Info #4: The infamous rape scene... maybe had I watched this film first this month, I'd react differently. But after all these other rape-involved films (some of which do it much more hardcore than this one), it probably didn't strike me as much as it meant to. What did make it harder to watch was the fact that it was basically the camera set on the ground and the rape happens in a single shot for 10+ minutes. In fact, the only thing the director told the two actors, besides how it needed to begin and end, was that they couldn't go over 20 minutes. Yeah. Otherwise, the only thing that boggled me was the fact some woman on the street told Monica Bellucci's character she'd be safer traveling in an underground tunnel by herself in the middle of the night rather than calling for a cab (and then she believed her). Yeah, not buying that.
Overall, the film wasn't as painful as both Netflix (2 stars) or the first 30 minutes would have me believe. Once the camera calms down a little bit and you can actually discern what the hell is going on, the movie gets more bearable. Granted, that's exactly when the rape happens, so it throws you off again. I probably enjoyed it more from a technical standpoint than by what the film was in and of itself. The long take business was pretty awesome and very well done (though apparently there were little cuts here and there to mix together multiple takes). It is a tough movie to get through, and I'll probably never watch it again. It's a roller coaster ride of emotions, though I'm not sure I liked being forcefully manipulated by the director like that. If you're gonna see it, do so for the aesthetic... but I really wouldn't bother due to the subject matter.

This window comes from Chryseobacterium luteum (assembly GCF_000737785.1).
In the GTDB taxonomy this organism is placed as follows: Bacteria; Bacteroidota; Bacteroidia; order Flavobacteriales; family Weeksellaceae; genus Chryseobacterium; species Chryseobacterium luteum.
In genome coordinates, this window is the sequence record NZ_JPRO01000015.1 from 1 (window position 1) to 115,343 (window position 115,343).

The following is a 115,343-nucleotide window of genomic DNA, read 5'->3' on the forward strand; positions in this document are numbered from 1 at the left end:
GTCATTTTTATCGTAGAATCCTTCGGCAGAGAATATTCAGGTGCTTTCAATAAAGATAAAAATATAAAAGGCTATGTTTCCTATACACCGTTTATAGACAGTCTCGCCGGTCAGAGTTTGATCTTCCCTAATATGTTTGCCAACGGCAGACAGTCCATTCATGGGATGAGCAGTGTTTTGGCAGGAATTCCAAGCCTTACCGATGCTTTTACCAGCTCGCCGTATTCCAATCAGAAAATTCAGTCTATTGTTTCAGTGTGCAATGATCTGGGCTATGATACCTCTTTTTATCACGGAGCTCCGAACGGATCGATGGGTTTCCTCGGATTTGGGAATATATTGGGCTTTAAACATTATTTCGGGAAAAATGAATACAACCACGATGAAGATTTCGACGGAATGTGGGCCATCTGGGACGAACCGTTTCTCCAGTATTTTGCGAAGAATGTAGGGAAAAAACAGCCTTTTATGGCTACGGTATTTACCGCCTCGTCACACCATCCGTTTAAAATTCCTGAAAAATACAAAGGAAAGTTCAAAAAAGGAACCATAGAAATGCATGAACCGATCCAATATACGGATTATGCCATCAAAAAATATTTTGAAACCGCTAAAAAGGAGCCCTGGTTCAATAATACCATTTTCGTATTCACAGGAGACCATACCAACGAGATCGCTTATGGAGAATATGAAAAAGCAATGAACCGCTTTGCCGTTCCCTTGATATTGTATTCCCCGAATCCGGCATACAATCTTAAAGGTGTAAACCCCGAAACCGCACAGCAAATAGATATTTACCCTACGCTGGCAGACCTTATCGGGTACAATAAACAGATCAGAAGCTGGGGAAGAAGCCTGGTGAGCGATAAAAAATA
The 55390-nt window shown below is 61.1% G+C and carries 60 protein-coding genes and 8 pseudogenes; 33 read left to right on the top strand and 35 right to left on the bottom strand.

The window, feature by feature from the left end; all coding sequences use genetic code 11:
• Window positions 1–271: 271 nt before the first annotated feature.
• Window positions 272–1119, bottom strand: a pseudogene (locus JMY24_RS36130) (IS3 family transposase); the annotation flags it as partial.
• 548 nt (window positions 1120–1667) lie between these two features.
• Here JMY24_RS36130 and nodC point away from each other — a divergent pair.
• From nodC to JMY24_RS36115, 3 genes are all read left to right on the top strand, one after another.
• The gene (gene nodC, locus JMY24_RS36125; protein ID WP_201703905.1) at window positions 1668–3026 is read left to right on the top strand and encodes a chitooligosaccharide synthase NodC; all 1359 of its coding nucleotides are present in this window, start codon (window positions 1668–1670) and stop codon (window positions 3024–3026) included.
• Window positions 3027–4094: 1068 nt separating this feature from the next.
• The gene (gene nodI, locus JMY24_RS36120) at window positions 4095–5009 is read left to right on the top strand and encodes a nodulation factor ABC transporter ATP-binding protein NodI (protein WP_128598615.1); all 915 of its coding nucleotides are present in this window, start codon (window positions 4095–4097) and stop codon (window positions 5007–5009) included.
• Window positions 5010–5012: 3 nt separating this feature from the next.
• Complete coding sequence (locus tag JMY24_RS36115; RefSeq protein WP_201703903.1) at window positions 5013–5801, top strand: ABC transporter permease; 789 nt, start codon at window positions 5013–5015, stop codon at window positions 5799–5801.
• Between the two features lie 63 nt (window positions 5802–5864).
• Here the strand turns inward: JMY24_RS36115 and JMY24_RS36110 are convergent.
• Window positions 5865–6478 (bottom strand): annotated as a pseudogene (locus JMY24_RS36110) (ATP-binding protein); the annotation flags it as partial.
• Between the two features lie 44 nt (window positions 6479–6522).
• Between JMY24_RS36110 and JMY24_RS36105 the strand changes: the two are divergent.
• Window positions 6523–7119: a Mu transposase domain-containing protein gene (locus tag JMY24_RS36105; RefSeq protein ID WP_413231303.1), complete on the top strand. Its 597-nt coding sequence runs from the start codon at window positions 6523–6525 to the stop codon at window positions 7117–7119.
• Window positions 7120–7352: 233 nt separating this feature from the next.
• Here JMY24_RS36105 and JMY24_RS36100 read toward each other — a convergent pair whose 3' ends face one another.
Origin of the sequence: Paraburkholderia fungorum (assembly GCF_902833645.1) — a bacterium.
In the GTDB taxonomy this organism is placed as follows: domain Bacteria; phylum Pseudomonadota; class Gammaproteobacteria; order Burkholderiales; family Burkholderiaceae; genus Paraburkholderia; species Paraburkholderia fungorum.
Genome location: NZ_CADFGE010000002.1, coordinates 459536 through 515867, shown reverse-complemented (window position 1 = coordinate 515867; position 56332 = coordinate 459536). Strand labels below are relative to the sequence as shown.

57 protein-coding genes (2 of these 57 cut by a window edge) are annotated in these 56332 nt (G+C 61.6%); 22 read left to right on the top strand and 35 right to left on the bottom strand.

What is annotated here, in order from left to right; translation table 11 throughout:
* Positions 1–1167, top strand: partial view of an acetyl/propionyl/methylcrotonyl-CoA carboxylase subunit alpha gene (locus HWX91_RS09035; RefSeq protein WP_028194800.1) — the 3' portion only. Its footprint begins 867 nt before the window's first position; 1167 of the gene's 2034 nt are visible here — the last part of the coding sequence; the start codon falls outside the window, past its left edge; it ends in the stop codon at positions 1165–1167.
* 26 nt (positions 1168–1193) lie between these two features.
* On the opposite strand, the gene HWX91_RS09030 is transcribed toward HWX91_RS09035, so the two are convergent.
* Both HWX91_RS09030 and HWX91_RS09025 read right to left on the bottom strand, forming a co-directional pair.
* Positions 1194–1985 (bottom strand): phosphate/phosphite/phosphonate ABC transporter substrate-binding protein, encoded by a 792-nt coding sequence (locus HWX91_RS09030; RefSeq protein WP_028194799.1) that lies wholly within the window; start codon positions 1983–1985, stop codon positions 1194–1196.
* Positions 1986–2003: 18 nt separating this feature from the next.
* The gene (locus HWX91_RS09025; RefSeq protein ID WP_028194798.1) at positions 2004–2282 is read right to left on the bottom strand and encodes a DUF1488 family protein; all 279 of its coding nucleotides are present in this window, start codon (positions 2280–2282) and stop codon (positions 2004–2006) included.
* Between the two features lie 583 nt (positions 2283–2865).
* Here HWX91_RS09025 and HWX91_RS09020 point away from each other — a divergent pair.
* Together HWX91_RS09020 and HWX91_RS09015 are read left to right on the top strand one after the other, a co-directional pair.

Now, I knew going into the movie that Kubrick based it on the American release, which did not include the controversial 21st chapter, which gave us not only a mostly happy ending, but one that wraps up the themes and entire point of the novel. Instead, he went with the darker, more open ending that ends with chapter 20, leaving out any character growth or the overarching theme. Granted, there was the theme of "choice is what makes one human," but it's not really explored in the film as it is in the book. But I'm getting ahead of myself.
For those unawares, A Clockwork Orange tells the story of Alex (Malcolm McDowell), a young boy who runs a gang in a dystopian future of ultraviolence from teens that rule the night. But after he's caught and sent to jail, he's volunteered to join an experimental treatment that will ultimately cure him--though it's a controversial matter, as it seems to take away his choice to be good or bad and, thus, takes away his humanity.